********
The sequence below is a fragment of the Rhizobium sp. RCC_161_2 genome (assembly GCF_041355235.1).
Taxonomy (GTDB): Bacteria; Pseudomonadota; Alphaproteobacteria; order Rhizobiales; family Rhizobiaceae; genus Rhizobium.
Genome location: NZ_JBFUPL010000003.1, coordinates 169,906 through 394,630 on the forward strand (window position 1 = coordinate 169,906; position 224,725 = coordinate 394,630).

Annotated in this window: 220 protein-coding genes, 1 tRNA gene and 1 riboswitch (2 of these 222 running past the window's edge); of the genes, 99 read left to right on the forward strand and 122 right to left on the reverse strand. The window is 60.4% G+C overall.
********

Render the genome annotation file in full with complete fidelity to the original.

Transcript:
The sequence below is a fragment of the Rhizobium sp. RCC_161_2 genome (assembly GCF_041355235.1).
Taxonomy (GTDB): Bacteria; Pseudomonadota; Alphaproteobacteria; order Rhizobiales; family Rhizobiaceae; genus Rhizobium.
Genome location: NZ_JBFUPL010000003.1, coordinates 169,906 through 394,630 on the forward strand (window position 1 = coordinate 169,906; position 224,725 = coordinate 394,630).

Annotated in this window: 220 protein-coding genes, 1 tRNA gene and 1 riboswitch (2 of these 222 running past the window's edge); of the genes, 99 read left to right on the forward strand and 122 right to left on the reverse strand. The window is 60.4% G+C overall.